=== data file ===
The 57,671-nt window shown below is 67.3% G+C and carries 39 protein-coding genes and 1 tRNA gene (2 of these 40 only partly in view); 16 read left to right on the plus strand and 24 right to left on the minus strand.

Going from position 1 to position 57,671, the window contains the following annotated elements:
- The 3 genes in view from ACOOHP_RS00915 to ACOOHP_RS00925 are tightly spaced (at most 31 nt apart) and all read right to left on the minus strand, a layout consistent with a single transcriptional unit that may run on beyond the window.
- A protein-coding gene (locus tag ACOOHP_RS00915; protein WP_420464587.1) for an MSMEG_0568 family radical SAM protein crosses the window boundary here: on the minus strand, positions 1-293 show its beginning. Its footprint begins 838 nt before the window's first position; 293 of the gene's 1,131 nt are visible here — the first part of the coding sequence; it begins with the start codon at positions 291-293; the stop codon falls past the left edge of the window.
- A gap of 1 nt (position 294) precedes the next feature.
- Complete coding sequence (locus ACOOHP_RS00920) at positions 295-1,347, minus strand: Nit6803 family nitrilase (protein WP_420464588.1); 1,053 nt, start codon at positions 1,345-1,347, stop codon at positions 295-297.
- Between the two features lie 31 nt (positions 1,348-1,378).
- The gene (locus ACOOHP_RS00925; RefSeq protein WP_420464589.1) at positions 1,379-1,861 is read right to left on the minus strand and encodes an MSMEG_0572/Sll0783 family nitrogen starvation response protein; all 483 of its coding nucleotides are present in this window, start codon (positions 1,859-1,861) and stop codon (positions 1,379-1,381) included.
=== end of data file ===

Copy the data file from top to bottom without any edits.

The 57,671-nt window shown below is 67.3% G+C and carries 39 protein-coding genes and 1 tRNA gene (2 of these 40 only partly in view); 16 read left to right on the plus strand and 24 right to left on the minus strand.

Going from position 1 to position 57,671, the window contains the following annotated elements:
- The 3 genes in view from ACOOHP_RS00915 to ACOOHP_RS00925 are tightly spaced (at most 31 nt apart) and all read right to left on the minus strand, a layout consistent with a single transcriptional unit that may run on beyond the window.
- A protein-coding gene (locus tag ACOOHP_RS00915; protein WP_420464587.1) for an MSMEG_0568 family radical SAM protein crosses the window boundary here: on the minus strand, positions 1-293 show its beginning. Its footprint begins 838 nt before the window's first position; 293 of the gene's 1,131 nt are visible here — the first part of the coding sequence; it begins with the start codon at positions 291-293; the stop codon falls past the left edge of the window.
- A gap of 1 nt (position 294) precedes the next feature.
- Complete coding sequence (locus ACOOHP_RS00920) at positions 295-1,347, minus strand: Nit6803 family nitrilase (protein WP_420464588.1); 1,053 nt, start codon at positions 1,345-1,347, stop codon at positions 295-297.
- Between the two features lie 31 nt (positions 1,348-1,378).
- The gene (locus ACOOHP_RS00925; RefSeq protein WP_420464589.1) at positions 1,379-1,861 is read right to left on the minus strand and encodes an MSMEG_0572/Sll0783 family nitrogen starvation response protein; all 483 of its coding nucleotides are present in this window, start codon (positions 1,859-1,861) and stop codon (positions 1,379-1,381) included.